أنت تستخدم إصدار مستعرض قديمًا. الرجاء استخدام إصدار معتمد للحصول على أفضل تجربة MSN.

Civilians killed as soldiers clash over Somalia aid

شعار Al Jazeera Al Jazeera 09/06/2017
The WHO warned in April the drought was fueling an outbreak of cholera and acute diarrhea in Somalia [AFP] © Provided by Al Jazeera The WHO warned in April the drought was fueling an outbreak of cholera and acute diarrhea in Somalia [AFP]

At least 14 people, most of them civilians, were killed as soldiers clashed over food aid in drought-ravaged Somalia's southwestern city of Baidoa.

The fighting broke out at a distribution site on Friday after a group of soldiers tried to steal food sacks meant for refugees and other soldiers guarding the aid stopped them, Colonel Isaq Hassan said.

At least 20 people were injured. Some were in critical condition, a nurse at Baidoa's main hospital, Mohamed Ahmed, told The Associated Press.

Somalia is one of four countries singled out by the United Nations in a $4.4b aid appeal to avert catastrophic hunger and famine, along with Nigeria, South Sudan and Yemen.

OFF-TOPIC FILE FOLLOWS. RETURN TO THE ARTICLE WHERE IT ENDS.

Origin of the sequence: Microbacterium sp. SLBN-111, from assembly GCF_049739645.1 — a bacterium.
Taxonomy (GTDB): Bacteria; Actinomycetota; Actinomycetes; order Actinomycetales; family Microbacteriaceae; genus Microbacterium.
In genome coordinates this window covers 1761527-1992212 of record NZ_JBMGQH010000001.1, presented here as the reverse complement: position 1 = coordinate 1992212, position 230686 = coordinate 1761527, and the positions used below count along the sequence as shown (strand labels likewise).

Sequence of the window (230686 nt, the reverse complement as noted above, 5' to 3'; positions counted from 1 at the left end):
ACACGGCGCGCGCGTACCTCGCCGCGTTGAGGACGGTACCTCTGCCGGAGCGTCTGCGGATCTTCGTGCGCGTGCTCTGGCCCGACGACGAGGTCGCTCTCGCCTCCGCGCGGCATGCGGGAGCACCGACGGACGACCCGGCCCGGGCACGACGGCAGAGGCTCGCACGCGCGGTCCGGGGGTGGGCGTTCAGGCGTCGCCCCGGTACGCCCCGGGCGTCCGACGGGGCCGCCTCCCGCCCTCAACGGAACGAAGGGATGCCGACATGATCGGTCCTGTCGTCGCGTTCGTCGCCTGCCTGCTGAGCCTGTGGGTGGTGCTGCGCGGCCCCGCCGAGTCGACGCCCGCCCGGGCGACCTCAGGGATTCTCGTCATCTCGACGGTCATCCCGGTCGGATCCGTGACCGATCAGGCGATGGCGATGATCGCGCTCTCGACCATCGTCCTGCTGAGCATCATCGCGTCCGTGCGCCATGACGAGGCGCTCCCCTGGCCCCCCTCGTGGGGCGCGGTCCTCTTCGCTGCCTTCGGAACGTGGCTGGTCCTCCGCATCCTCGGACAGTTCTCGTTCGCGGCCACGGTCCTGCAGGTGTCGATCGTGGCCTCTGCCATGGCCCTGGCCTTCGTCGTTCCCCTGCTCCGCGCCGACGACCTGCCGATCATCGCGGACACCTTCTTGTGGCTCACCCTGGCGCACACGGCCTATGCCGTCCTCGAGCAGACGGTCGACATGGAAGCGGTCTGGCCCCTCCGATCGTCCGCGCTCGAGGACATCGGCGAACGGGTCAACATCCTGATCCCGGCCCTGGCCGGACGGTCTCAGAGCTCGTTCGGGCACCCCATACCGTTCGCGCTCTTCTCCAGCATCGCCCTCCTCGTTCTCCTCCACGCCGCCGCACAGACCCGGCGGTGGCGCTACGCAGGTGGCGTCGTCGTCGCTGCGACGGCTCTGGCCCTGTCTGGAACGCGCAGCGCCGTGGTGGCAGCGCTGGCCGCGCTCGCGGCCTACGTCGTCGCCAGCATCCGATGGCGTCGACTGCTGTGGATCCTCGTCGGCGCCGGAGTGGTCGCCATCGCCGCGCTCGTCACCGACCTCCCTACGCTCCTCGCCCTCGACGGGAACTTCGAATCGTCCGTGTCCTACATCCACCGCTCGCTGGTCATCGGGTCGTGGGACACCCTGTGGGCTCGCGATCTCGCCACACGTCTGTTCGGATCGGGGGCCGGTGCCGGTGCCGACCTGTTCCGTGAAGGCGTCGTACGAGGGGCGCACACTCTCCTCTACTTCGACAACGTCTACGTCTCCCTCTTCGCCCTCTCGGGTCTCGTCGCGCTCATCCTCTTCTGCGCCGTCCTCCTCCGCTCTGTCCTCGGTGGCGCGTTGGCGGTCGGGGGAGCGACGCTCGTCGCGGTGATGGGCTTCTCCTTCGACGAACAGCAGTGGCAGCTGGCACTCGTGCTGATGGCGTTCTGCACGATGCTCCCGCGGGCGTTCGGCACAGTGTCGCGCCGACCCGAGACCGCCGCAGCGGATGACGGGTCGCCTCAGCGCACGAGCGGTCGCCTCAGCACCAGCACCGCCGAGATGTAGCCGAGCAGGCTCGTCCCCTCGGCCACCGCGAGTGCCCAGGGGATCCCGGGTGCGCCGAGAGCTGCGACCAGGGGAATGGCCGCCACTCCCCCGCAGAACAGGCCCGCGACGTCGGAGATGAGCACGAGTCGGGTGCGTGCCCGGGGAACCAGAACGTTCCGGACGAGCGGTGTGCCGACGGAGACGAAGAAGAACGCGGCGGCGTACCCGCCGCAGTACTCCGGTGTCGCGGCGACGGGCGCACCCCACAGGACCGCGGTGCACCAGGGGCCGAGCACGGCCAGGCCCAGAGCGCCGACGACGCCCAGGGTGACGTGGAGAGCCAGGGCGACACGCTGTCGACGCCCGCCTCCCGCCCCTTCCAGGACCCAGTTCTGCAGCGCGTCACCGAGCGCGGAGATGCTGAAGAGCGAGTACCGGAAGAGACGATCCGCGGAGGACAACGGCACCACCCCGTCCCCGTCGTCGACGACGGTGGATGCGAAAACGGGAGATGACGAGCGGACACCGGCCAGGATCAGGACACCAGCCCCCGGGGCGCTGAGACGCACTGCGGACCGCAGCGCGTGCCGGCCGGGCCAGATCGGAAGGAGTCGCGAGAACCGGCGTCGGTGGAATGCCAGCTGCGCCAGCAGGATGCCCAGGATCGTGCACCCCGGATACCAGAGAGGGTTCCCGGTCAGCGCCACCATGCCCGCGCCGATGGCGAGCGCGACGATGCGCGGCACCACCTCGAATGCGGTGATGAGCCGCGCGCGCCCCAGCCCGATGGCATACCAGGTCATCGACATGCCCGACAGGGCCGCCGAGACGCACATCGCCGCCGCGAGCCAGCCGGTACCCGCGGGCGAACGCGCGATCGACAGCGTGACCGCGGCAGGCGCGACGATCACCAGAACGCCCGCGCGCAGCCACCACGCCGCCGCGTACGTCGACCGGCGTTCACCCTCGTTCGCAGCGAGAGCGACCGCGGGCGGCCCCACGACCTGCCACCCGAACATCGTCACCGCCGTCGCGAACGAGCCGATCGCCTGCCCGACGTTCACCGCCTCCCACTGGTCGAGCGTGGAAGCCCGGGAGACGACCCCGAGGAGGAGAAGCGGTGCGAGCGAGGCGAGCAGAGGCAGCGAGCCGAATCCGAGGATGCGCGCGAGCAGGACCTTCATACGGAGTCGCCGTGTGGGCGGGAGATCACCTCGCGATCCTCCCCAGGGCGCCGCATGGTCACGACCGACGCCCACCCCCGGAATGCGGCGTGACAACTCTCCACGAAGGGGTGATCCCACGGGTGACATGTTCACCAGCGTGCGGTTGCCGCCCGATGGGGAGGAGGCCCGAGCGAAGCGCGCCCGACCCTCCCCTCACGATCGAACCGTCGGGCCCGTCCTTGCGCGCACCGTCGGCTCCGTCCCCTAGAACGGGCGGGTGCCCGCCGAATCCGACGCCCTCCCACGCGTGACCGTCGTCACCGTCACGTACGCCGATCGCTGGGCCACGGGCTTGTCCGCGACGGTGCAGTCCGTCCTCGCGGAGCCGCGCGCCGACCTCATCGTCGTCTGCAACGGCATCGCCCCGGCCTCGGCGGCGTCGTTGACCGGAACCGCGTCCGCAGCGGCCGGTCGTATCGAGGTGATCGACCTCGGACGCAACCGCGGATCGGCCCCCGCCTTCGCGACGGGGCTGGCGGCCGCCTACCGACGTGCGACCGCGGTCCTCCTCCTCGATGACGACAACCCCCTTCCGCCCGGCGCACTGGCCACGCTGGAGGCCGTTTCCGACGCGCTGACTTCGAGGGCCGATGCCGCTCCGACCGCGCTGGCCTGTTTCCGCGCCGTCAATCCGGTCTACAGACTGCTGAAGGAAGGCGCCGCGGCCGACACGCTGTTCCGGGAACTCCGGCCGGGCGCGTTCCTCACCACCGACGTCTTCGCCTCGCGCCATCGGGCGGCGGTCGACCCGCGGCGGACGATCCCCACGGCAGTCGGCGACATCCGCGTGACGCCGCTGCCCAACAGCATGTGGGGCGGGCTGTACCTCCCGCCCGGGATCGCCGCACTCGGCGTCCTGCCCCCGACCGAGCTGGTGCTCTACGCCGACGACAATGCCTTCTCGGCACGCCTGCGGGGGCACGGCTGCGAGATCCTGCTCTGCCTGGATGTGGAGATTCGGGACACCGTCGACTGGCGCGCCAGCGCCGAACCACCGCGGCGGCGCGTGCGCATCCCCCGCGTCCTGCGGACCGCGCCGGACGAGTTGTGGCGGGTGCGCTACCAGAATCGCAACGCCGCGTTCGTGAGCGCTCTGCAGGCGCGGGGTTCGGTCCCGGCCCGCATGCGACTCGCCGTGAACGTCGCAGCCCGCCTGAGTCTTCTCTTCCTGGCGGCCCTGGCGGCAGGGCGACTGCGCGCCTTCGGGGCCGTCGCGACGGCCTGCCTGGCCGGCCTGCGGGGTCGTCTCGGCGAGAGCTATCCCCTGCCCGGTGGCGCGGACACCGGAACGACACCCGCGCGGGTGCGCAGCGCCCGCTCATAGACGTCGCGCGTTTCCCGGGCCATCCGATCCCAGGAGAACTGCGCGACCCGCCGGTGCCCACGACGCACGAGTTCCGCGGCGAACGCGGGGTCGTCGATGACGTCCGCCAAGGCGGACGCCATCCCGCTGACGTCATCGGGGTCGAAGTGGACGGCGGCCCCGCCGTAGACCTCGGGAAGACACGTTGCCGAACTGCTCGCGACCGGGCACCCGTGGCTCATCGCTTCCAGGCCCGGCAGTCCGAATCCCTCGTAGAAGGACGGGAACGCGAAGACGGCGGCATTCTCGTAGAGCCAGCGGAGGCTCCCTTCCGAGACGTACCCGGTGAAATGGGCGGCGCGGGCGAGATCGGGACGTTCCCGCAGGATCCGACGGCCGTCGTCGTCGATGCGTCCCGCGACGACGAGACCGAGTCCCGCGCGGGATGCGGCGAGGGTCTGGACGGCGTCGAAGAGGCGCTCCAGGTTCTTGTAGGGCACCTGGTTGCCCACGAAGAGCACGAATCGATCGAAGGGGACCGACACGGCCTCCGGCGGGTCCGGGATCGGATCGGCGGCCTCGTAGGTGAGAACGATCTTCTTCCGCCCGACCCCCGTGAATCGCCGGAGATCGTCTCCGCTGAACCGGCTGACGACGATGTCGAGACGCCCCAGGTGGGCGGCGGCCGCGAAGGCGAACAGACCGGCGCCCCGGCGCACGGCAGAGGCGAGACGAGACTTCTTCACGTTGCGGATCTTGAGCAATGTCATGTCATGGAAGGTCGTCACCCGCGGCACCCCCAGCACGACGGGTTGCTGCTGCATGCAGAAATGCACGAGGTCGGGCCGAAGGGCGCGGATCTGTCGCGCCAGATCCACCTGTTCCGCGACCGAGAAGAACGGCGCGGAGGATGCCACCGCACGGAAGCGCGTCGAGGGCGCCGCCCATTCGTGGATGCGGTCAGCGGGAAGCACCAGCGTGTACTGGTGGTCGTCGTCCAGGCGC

The UN has said that together they make up the world's largest humanitarian disaster in more than 70 years.

Thousands of people have been streaming into Baidoa and other Somali cities in search of food and support, overwhelming local and international aid agencies. More than half a million people across the country have been displaced.

Baidoa now hosts one of the largest populations of displaced people, with more than 142,000 recorded as of mid-May, according to the International Organization for Migration.

The majority of those displaced in Baidoa are children and teens.

"Every single person we have seen is a personal story of tremendous suffering. There is no way to describe it," a visibly shocked UN Secretary-General Antonio Guterres said during a visit in March to Baidoa, where he saw skeletal men, women and children in a cholera ward.

The disease has been a problem with the shortage of clean water.

Drought-stricken families often have to move from one place to another to reach aid agencies that cannot distribute food in areas under the control of al-Shabab, Somalia's homegrown armed group that is affiliated to al-Qaeda.

MORE FROM ALJAZEERA

image beaconimage beaconimage beacon